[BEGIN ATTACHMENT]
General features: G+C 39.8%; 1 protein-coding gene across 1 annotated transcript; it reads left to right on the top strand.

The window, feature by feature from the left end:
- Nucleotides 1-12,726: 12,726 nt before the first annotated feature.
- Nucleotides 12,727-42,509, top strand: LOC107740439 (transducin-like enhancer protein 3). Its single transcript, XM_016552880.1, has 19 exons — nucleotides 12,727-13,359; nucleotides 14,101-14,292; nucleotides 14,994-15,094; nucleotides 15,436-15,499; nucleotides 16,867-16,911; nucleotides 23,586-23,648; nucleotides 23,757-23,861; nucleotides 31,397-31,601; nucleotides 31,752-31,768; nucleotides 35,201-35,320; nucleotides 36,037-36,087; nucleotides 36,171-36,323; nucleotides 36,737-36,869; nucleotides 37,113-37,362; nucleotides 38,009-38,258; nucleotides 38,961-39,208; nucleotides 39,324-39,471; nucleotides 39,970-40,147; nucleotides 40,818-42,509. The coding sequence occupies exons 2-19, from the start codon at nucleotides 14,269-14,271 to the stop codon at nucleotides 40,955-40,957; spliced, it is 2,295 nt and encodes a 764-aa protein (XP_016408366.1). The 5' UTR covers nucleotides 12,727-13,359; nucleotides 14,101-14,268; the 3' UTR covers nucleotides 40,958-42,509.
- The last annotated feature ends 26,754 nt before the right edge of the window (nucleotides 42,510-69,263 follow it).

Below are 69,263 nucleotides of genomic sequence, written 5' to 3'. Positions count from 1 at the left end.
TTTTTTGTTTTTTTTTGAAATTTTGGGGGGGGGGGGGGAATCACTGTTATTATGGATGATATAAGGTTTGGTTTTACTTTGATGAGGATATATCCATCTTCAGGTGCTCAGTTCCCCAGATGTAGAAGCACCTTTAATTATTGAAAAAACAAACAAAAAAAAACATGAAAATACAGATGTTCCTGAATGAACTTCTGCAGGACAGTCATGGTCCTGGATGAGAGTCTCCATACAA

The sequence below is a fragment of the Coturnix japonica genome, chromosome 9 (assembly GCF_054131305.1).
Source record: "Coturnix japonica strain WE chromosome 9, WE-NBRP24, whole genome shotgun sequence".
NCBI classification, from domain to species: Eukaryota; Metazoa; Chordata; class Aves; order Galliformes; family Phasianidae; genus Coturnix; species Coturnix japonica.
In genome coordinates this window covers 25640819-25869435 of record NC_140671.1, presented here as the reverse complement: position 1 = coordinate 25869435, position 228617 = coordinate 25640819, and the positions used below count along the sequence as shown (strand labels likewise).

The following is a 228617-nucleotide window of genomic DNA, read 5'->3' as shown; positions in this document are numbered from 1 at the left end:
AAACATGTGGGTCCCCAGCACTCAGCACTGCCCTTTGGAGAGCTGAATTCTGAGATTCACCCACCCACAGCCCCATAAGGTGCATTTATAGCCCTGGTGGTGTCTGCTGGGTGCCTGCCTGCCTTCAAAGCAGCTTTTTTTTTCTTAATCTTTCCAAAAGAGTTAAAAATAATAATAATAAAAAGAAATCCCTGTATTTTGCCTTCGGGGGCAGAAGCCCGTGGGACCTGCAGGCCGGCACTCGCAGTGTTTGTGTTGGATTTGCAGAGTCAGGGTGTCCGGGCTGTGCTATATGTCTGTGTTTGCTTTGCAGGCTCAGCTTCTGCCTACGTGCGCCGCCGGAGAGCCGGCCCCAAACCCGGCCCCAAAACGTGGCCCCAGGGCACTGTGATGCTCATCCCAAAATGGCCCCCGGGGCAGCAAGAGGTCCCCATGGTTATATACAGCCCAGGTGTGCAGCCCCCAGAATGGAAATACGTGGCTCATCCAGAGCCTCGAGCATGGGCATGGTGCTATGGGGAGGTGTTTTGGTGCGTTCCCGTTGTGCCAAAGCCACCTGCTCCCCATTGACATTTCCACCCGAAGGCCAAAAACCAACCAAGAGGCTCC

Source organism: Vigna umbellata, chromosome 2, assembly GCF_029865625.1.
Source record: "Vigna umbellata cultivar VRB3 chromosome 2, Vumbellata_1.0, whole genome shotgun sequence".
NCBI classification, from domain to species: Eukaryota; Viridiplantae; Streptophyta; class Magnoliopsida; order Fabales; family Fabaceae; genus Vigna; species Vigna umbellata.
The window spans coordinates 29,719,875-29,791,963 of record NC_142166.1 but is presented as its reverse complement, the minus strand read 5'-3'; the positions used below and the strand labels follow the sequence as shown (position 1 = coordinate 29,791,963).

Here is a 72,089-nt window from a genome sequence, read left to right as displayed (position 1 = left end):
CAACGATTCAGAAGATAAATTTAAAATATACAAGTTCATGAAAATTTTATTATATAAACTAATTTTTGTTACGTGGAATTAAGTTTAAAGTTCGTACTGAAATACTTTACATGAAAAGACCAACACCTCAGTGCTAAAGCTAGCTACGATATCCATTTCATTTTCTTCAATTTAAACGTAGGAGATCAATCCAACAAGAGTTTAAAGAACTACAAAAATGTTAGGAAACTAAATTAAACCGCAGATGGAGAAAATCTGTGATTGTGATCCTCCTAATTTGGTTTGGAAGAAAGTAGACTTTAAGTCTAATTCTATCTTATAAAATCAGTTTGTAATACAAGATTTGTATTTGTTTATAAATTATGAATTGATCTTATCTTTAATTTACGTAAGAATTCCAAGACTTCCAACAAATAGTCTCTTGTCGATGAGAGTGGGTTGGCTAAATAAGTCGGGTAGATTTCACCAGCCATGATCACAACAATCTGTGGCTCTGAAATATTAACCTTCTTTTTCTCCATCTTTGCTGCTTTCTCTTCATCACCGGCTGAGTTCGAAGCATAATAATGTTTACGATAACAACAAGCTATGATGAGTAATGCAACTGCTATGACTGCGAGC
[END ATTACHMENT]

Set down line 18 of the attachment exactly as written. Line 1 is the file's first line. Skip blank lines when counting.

Here is a 72,089-nt window from a genome sequence, read left to right as displayed (position 1 = left end):